Our Quotation of the Month is from mock epic in Greek of unknown authorship and date called the Batrachomyomachia, or Battle of the Frogs and Mice, in which an unlucky mouse (or is it a rat?), although belonging to a species known for its ability to survive, drowns when it falls off the back of a frog that promised him a ride across the pond, but suddenly dives into the water.

The Batrachomyomachia, or Battle of the Frogs and Mice

The Batrachomyomachia has been variously credited to Homer (as the Romans believed), or to Pigres of Halicarnassus, brother of Artemisia, Queen of Caria and an ally of Xerxes (according to Plutarch). Others ascribe the poem to an anonymous poet of the time of Alexander the Great.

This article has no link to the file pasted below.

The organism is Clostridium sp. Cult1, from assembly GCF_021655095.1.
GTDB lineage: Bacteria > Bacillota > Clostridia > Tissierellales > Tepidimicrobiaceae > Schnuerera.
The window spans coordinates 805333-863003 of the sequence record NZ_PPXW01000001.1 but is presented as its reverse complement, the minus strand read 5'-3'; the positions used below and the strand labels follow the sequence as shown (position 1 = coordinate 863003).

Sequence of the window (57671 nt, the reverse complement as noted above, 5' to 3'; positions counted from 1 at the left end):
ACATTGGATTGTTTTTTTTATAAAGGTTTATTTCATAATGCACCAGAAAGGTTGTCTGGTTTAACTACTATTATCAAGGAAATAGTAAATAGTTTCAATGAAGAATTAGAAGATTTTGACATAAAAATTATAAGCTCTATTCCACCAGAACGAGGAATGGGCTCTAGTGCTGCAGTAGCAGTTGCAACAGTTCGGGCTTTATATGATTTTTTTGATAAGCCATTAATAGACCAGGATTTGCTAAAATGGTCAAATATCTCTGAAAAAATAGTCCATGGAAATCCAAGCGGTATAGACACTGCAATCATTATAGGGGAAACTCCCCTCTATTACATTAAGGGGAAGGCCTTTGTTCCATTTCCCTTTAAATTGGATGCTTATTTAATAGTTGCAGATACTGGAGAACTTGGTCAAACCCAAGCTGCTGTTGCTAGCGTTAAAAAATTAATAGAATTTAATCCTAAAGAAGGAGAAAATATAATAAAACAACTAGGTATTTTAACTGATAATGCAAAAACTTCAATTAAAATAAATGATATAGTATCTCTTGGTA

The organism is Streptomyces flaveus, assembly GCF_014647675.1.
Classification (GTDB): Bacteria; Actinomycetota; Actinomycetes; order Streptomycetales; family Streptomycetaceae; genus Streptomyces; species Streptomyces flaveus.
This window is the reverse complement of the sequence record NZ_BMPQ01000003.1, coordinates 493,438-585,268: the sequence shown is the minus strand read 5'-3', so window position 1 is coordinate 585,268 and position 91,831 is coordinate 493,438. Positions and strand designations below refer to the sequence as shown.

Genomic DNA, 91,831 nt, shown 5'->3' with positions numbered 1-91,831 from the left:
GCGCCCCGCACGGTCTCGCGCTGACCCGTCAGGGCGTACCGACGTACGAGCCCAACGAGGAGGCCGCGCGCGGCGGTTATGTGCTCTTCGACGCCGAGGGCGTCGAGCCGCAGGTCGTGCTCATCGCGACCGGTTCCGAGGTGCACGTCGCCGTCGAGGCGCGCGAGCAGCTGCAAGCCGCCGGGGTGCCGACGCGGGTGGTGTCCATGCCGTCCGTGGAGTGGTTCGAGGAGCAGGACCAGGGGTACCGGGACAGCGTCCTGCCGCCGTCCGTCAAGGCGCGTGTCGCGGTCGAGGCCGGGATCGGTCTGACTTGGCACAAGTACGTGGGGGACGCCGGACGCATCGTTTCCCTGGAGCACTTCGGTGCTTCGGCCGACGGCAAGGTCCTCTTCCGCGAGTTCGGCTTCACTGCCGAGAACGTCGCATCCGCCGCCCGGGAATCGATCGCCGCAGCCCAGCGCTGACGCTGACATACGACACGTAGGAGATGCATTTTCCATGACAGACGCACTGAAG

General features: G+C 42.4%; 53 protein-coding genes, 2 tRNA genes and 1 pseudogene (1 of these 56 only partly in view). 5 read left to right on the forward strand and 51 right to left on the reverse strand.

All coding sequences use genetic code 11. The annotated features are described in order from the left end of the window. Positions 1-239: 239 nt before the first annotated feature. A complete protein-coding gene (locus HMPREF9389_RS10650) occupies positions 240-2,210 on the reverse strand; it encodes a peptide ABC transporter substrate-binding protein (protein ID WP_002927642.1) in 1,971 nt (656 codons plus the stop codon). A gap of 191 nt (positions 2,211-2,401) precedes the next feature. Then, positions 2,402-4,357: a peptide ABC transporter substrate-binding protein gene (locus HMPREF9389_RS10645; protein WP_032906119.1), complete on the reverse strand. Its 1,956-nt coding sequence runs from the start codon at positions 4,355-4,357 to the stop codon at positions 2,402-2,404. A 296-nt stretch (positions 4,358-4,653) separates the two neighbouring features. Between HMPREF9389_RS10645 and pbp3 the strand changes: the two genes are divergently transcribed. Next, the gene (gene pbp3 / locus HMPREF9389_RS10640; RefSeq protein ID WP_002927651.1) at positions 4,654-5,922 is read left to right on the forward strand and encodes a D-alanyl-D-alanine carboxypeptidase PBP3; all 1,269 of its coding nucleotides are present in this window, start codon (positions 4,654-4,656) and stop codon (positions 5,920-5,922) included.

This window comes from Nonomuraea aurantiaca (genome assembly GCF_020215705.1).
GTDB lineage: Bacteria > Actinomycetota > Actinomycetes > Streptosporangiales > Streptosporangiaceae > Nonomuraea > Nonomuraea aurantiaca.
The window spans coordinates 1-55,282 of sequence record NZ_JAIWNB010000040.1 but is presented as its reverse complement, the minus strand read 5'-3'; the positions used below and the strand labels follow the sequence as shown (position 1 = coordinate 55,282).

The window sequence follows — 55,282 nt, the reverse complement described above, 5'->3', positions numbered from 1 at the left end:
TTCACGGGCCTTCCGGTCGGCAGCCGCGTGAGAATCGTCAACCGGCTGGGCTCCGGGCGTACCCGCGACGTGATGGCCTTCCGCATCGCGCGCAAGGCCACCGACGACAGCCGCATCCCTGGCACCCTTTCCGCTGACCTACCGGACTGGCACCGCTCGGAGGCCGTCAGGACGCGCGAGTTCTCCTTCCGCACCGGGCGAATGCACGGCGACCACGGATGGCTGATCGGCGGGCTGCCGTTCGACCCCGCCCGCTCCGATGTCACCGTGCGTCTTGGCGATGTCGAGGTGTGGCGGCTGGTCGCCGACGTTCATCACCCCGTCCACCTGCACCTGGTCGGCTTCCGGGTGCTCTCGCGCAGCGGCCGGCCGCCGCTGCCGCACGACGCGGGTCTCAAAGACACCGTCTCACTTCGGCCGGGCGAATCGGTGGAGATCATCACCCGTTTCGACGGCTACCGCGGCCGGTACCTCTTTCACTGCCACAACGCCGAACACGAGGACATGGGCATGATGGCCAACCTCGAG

In the poem, a mouse, named Crumb-snatcher (Psicharpax) is drinking water from a lake when he encounters a frog named Puff-jaw (Physignathos) swimming across the lake. They fall to comparing genealogies, as well as diets. The mouse prefers such things as bread, honey cakes, cheese, or slices of ham and liver. He is not interested in cabbages and other vegetarian food, such as the frog might like. The frog is not interested in the mouse's food talk, but offers him a ride across the lake to visit the frog's own house. The mouse accepts, riding on the swimming frog's back. All goes well at first, but the mouse begins to regret his decision as waves arise and the land recedes. Suddenly a water snake appears, and the frog, without thinking of the consequences for the mouse, dives. The poor mouse, flailing about, screams and squeaks, but eventually drowns, not before calling for revenge from the Mouse Army (Myôn stratô).